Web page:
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Steve Danuser, also known as Moorgard, is a a writer, editor, and game designer.

17 thoughts on “A Great Idea and $4 Will Buy You a Latte”

  1. I think you’re putting too much weight on your shoulders and the shoulders of other developers. Players can also be to blame for the success of any game or MMO. That argument rages on in the community all the time. It’s a tough pill for devs to swallow because you could have the greatest game ever, but ultimately you stay alive at the will of the players.

    My motto, which was developed by a number of high school basketball teammates, is “It’s not the game that sucks…it’s you.” As harsh as it is, we’d say that to one another to get us out of slumps and in the right frame of mind.

    Sure…there are terrible games. Don’t get me wrong. But there are terrible players, too. A LOT of terrible players. I know that’s not much consolation because they can have as much to do with your failure as piss poor execution.

    I think a lot of the problem stems from game hype myself, which you’re talking about here. Vanguard was hyped beyond belief. A lot of people were led to believe it would be the end all. Do you think Vanguard would have done better if it hadn’t been so hyped? I’m not sure myself.

    I think devs need to be honest about their product and try to forgo the hype. Most of the time, you’re going to help players form that grand image of what your game is going to be like. And 9 times out of 10, the real game is going to be nothing like the game that players have formed in their heads.

  2. Vanguard whipping…

    I’ve made my opinion about Vanguard public. It’s a great game. Lots of lore. Great fun to be had, even today. The game is great.


    1. There are not enough low level players. And with no mentor application in place, it’s not the easiest to buddy around with your friends.
    2. You can go from level 1 to level 50 jumping from portal to portal, and never explore the world. Have no idea how it all links together.
    3. The things that made Vanguard different have been removed and diluted.
    a. Faction… Pretty much gone, no KOS anymore. Stupid faction added in after the fact… never should have been changed.
    b. Item specialization. In the original Vanguard, you could blow all your item specialization to wear that Ungodly Breastplate even though you wouldn’t grow into it fully for another 10 levels, but as you grew into it, you could slowly upgrade your armor. Making all armor useful in one way or another.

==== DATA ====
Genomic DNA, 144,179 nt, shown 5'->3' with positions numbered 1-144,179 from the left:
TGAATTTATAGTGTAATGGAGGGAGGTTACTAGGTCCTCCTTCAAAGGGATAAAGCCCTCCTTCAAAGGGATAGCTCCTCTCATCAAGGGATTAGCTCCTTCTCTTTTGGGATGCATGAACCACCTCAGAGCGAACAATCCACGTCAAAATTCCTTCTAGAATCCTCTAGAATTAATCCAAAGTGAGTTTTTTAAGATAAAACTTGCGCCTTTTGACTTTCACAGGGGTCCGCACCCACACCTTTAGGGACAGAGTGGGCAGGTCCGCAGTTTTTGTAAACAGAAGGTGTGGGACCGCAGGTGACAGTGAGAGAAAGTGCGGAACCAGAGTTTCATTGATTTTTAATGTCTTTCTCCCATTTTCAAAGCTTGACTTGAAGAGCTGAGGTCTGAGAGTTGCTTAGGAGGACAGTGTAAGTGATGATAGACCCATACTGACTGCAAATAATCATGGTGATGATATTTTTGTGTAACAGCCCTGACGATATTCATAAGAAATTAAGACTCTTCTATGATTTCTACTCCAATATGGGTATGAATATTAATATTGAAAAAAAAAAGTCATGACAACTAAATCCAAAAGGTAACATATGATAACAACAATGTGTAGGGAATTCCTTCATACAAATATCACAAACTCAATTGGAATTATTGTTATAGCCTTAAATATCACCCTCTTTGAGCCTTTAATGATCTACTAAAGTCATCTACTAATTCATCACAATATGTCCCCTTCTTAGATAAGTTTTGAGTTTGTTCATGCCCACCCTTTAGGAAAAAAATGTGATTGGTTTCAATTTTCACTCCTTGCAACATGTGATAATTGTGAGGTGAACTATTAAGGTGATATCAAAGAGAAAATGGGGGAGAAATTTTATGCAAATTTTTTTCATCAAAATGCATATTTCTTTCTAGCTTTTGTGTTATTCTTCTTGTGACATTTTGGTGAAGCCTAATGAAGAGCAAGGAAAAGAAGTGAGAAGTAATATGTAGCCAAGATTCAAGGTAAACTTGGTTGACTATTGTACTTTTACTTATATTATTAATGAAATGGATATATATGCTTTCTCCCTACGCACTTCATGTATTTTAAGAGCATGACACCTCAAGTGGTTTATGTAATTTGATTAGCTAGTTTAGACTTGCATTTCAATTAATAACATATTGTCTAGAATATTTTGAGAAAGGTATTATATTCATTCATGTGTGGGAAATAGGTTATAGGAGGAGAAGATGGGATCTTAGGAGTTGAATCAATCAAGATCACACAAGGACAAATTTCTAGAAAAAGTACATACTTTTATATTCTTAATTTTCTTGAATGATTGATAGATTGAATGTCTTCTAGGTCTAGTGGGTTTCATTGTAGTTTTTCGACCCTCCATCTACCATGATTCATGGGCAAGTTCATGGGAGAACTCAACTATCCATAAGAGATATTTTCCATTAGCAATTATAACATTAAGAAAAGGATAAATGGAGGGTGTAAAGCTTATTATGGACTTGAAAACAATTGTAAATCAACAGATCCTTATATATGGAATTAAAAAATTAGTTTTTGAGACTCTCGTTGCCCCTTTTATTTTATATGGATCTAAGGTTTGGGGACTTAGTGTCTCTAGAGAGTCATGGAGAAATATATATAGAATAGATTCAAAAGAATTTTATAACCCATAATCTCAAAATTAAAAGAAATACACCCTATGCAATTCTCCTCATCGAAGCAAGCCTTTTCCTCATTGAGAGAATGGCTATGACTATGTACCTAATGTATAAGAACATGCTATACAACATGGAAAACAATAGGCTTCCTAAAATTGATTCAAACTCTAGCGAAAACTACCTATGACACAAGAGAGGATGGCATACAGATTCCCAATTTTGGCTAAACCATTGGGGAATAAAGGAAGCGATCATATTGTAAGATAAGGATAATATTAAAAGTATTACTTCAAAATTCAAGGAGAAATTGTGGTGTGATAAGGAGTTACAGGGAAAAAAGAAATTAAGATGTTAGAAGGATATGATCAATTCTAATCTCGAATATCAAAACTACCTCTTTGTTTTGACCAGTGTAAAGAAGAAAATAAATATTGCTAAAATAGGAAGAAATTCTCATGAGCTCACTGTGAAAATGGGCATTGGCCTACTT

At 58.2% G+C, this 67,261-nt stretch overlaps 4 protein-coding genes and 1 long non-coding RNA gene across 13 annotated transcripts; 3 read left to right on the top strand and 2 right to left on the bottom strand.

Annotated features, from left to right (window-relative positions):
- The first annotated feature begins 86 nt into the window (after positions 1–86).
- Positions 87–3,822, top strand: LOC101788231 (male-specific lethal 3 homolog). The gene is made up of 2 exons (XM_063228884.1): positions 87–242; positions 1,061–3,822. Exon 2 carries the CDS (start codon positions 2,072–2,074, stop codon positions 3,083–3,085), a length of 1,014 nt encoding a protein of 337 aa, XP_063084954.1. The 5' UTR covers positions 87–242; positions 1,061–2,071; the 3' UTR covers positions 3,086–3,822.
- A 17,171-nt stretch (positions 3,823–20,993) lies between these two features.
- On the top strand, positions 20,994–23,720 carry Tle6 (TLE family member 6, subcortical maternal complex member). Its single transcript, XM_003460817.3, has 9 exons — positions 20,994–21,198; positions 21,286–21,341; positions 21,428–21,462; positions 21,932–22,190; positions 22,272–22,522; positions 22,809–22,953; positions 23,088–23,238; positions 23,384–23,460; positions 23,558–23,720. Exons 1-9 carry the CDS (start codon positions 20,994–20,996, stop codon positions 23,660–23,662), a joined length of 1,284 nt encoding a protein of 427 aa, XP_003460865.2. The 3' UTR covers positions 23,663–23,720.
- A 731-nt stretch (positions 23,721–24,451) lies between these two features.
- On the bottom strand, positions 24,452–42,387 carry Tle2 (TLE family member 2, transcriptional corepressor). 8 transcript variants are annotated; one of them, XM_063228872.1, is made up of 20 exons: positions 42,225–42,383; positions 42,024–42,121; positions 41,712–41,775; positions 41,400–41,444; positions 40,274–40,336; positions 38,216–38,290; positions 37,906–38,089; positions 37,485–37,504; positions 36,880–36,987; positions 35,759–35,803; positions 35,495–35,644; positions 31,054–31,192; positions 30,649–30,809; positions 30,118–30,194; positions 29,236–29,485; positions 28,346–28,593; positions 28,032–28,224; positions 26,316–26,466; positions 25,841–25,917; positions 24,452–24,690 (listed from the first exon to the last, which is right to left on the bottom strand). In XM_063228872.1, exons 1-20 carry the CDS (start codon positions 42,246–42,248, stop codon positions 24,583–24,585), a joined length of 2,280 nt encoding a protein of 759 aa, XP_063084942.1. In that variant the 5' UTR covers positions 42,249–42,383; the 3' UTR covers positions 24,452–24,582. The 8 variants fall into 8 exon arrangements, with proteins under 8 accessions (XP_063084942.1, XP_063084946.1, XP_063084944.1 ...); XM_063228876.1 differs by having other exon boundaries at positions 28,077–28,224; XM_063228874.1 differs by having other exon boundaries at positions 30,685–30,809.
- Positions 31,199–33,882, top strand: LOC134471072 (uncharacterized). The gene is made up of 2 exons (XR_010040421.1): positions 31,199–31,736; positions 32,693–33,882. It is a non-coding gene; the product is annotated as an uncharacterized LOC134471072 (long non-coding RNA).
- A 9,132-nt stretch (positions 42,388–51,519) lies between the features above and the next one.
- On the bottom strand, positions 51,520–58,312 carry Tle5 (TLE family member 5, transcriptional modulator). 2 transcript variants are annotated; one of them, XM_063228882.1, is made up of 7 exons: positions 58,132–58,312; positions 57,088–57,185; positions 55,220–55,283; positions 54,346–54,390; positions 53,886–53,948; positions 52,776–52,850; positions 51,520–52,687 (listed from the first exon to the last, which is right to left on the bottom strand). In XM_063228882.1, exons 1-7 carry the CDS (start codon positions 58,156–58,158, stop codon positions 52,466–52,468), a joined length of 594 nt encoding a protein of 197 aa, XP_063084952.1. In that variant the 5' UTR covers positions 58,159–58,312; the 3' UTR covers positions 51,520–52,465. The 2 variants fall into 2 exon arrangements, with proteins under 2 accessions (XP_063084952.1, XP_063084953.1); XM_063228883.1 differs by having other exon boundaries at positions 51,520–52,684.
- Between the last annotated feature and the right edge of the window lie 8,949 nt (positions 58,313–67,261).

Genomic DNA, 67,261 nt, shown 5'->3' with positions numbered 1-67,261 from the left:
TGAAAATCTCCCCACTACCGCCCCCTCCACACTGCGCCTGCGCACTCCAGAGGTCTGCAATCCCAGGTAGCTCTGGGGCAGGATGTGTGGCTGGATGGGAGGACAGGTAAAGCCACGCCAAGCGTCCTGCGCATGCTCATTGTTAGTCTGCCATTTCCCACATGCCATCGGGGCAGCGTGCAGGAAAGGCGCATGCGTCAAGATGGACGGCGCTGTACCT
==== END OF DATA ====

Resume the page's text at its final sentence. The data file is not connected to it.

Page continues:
c. Travel. You had to travel on foot first, then you could use the fast travel. This was considered too hard and removed.
    d. Isle of trial… Bad move, should have allowed trial accounts able to explore the whole world and only able to go beyond level 10 when they got the game. The Isle was a waste of time and resources.

    Vanguard has so much unused area that it can expand over and over and over again without having to add a moon or anything. Have an unexplored area, or a valley that you can’t get into currently because the level 100 guardians 1 shot even the best players.
    Yes it had great potential. It still has potential and pulls in some new players, but will never be the monster game that WOW is.
    It has people that enjoy quests and stories because level 1 to 50 did them right. They are fun, varied and interesting.
    Take a week and play a character up to level 30

    Visit Thestra, learn about Veskal, see how messed up some “hero’s” are in the United Races of Thestra quest line. Go to Themwars Dam next to Renton Keep and visit the gypsy on the hill, and the the Warewolf quest line and learn about the curse of a family, and save one of their members while freeing the others. Join the Hunters League in Qalia and get their cool armor. Go to Cotarie Infinium and fight some bandits. Go to Silver Lake and discover the Unicorns and save them as you get a new mount to ride. And thats just some of the main quest lines you can do from level 1 to 30.

    Take what they did right, story telling and making you the hero of the story.

    Bash the game, yes. Bash the bad decisions made after release. Dumbing down the options. Giving less choice, and making things easier for some while making thousands of items useless.

    But don’t bash the story. It’s there, fleshed out and alive even today. Play before you speak.

    Then make honest and knowledgeable statements.

  3. Some hype is necessary, though, because you need to inspire people to want your game. They’ll in turn inspire others to check it out and hopefully everyone will have a good time.